3. Stephen (Deacon/Christian) - During the narrative in Acts chapter 7, Stephen gave a lengthy sermon before the Sanhedrin, recounting Israel's history. This message also accused them of rejecting God and His messengers, including Jesus.

  4. Paul (Apostle) - Continuing in the Book of Acts (17), Paul preached to the Athenians on Mars Hill. He explained the nature of God, and the need for faith in Jesus Christ.

  5. James (Apostle) - The epistle bearing this Apostles name (chapter 2), addressed the issue of favoritism in the church. He further challenged believers to practice genuine faith by caring for the poor and oppressed.

In summary, preaching is defined as: "the act of delivering a sermon to a congregation with the aim of inspiring or motivating”. However, there is no evidence this is any different than teaching. Both are presentations meant to inspire the hearers through teaching the Word of God.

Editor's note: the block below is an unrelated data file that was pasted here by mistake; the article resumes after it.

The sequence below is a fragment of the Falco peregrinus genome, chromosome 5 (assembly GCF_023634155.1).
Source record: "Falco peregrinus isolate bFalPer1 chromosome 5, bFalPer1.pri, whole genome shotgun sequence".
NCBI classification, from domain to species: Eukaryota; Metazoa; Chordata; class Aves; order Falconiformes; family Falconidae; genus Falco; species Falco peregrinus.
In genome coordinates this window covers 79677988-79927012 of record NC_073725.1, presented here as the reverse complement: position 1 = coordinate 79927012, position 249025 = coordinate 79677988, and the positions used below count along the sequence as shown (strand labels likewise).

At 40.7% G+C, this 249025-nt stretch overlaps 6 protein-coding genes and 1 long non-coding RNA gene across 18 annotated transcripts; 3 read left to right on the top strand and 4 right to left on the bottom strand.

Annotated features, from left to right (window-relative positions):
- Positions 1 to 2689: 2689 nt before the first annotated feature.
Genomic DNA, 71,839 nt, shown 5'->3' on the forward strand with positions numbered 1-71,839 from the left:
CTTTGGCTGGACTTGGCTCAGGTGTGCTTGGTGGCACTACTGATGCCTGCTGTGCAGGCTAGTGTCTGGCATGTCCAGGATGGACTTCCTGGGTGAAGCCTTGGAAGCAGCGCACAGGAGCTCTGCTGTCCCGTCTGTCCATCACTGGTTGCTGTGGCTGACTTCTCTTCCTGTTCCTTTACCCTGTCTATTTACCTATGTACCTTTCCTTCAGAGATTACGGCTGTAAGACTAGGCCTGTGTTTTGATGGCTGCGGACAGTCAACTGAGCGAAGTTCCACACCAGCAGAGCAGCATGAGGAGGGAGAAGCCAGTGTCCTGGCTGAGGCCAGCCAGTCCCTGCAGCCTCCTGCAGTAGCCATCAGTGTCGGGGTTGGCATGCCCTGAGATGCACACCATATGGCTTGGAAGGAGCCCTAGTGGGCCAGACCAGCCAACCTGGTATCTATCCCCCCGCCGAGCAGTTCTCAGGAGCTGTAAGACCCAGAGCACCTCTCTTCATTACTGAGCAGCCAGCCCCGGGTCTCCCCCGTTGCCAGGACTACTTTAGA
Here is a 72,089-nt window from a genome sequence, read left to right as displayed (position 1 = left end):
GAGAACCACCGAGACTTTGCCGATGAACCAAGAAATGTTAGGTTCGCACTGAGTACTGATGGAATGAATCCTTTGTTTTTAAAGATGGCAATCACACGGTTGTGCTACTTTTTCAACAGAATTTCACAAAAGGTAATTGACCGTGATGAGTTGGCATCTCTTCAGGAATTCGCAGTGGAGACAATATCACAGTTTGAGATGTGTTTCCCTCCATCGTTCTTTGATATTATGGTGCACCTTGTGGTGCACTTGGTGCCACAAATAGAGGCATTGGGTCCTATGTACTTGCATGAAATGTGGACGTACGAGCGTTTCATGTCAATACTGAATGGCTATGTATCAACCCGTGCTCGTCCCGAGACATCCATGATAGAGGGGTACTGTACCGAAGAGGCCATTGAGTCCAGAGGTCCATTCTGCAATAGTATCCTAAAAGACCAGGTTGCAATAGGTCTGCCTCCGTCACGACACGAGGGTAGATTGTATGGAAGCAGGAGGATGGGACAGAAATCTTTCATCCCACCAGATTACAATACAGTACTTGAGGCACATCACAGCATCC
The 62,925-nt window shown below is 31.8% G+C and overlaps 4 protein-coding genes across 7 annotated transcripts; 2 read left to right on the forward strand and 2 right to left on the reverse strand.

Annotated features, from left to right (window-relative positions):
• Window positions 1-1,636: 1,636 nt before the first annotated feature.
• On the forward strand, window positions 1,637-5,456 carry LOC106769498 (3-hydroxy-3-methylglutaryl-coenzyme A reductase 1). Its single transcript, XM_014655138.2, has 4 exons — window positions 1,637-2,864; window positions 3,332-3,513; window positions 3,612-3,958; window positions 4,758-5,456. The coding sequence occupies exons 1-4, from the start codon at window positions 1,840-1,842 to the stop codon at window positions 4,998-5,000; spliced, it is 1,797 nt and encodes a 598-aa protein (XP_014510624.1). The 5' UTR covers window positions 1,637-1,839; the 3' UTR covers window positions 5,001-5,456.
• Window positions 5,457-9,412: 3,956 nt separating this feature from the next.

What is the Definition of Teaching (Bible)

Teaching scripture described the process of imparting knowledge and understanding of God's word to others. When we combine this with “preaching”, and the fact that during “preaching” we impart God’s ways and knowledge, what, again, is the difference? Nevertheless, the teaching emphasizes the importance of transmitting accurate and truthful information. It further stresses the need for personal application and obedience to God's commands.